How can we, the robotics community, continue to drive innovation? Well, one of the solutions is to create robots and platforms that intelligently adapt to the data they collect, environments they are deployed in, and processes that they fulfill. By learning each step of the way, robots should be able to autonomously evolve their own functions and algorithms perhaps even better and faster than a human could.
Adapting on the Fly
A team from the Autonomous Systems Lab at the public research university ETH Zurich in Switzerland are dedicated to creating robots and intelligent systems that are able to do just that; autonomously operate in complex and diverse environments. Using a Ridgeback as a base and equipped with a Franka Emika Panda manipulator arm (lovingly called RoyalPanda, i.e. Ridgeback + Panda), the team is experimenting with a series of different scenarios to develop best practices of how a robot could “learn”. They focus on mechatronic design and control of systems that will autonomously adapt to different situations and cope with uncertain and dynamic daily environments. They are most interested in developing robot concepts from real-world testing whether that be on land, air, or water. In their pursuit of adding intelligence to autonomous navigation, they work on novel methods and tools such as for perception, abstraction, mapping, and path planning.
The research team is headed by a group of experienced researchers, engineers, and professors. The goal of their project is to explore the possibilities and limitations of using Reinforcement Learning to train a neural network in simulation which controls all degrees of freedom of a mobile manipulator (i.e. joints of the manipulator and movement of the base platform) and deploying it on a real robot. In this aim, they began with a robot that was constrained to move in one plane and directly fed data from two 2D LiDAR scans to the network to give the controlling agent an understanding of its environment.
Simplifying the Simulation Process
Their pursuit of whole-body trajectory planning and control, however, did not come without its challenges. The approach itself was very complex since sampling-based methods, for example, can have a multitude of collision-free joint configurations. Furthermore, these methods suffer from the curse of dimensionality or the need to know the full environment at the planning stage. Another approach is Model Predictive Control which solves an optimal control problem in a recending-horizon fashion.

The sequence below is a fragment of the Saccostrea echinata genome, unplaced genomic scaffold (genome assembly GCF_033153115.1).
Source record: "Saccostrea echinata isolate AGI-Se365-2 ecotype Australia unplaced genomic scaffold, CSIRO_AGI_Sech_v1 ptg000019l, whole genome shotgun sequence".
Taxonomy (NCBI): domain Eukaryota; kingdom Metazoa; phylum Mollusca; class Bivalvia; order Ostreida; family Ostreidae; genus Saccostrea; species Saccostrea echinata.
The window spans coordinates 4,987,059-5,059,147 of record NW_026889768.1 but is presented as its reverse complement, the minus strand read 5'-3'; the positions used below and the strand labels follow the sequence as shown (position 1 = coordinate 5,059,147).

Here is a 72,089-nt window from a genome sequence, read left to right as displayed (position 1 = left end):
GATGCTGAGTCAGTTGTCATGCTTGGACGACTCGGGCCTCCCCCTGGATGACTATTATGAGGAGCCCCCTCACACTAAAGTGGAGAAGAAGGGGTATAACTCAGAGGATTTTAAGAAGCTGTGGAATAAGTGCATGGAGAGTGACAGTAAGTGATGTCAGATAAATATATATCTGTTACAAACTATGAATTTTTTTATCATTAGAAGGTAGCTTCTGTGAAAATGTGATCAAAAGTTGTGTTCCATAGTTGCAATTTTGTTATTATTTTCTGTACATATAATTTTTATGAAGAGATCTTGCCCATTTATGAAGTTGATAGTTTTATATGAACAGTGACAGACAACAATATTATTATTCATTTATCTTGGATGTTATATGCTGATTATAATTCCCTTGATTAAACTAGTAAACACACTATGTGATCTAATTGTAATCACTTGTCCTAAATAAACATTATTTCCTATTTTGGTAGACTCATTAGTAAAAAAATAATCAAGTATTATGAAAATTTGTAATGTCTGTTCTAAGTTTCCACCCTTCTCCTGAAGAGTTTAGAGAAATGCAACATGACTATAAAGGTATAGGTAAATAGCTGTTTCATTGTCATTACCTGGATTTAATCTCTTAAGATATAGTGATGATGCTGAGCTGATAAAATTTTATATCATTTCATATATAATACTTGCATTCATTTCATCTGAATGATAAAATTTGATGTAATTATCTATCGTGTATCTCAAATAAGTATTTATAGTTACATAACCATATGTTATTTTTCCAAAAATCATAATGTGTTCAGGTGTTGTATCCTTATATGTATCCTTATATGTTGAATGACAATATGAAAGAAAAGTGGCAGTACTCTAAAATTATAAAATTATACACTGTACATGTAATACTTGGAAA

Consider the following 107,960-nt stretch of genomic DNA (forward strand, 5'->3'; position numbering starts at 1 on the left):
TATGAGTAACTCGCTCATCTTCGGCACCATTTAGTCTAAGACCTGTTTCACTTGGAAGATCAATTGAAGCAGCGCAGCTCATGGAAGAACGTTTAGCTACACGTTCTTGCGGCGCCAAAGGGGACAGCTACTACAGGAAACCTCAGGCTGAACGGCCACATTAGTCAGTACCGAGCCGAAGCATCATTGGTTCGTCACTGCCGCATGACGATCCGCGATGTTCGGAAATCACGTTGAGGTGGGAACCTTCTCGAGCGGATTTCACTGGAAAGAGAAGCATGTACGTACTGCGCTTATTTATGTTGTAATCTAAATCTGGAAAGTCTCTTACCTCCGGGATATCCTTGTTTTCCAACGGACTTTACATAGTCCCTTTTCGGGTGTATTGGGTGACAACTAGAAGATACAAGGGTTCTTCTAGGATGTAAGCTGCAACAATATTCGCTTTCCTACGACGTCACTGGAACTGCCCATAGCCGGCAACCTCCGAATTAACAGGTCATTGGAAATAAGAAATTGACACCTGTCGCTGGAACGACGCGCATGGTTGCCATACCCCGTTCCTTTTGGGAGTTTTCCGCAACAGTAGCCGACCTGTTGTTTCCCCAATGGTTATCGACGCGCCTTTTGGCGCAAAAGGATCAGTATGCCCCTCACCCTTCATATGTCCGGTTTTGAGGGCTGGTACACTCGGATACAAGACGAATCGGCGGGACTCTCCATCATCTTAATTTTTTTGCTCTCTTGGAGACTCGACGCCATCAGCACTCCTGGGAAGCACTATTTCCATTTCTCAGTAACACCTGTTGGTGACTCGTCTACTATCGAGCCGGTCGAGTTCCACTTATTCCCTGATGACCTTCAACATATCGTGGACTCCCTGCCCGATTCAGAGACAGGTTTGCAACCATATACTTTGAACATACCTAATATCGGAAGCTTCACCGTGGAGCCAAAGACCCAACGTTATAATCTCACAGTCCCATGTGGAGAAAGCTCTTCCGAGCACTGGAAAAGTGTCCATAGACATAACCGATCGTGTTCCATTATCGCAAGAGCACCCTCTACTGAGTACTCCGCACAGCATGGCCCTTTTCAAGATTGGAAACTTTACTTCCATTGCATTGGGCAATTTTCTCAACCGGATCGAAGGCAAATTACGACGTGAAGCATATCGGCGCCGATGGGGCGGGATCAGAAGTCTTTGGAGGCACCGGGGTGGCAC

Currently, the core flaws with such methods are that they are either restricted in their obstacle avoidance capabilities which causes them to get stuck in local minimas (due to their limited horizon), or they only use a kinematic model of the robot. With the team’s own newly designed approach though, they laid the foundation of a controller which overcomes these problems while keeping the computational demand very low, therefore being capable of running in real-time on low-end devices.
RoyalPanda from above
“The Clearpath Ridgeback platform was very handy from the beginning (i.e. creation of a simulation) to the end (deployment on the real system) thanks to its out-of-the-box ROS compatibility. That way, we were able to focus on our work instead of having to develop our own drivers and models for ROS.”
– Julien Kindle
To enable their project, the Autonomous Systems Lab utilized both our Ridgeback mobile base platform as well as leveraged the URDF files that we offer on our Gazebo page. Combined, this made validation in simulation easy and facilitated a quick deployment as Ridgeback is ROS-compatible out-of-the-box.
Another important Ridgeback feature that was core to the team’s approach was the platform’s omnidirectional drive setup that is able to instantaneously move in any direction. With that, they were able to find a set of hyperparameters which lead to convergence during training and resulted in an agent that was then deployed on Ridgeback. In addition, the team was able to continue training while slowly reducing the maximum velocity in the y-direction to zero, resulting in an agent that could be deployed on a differential drive platform. Ridgeback was then further used to simulate such a platform by turning off motion in the y-direction. If you are interested in such a configuration then you can follow our tutorials here.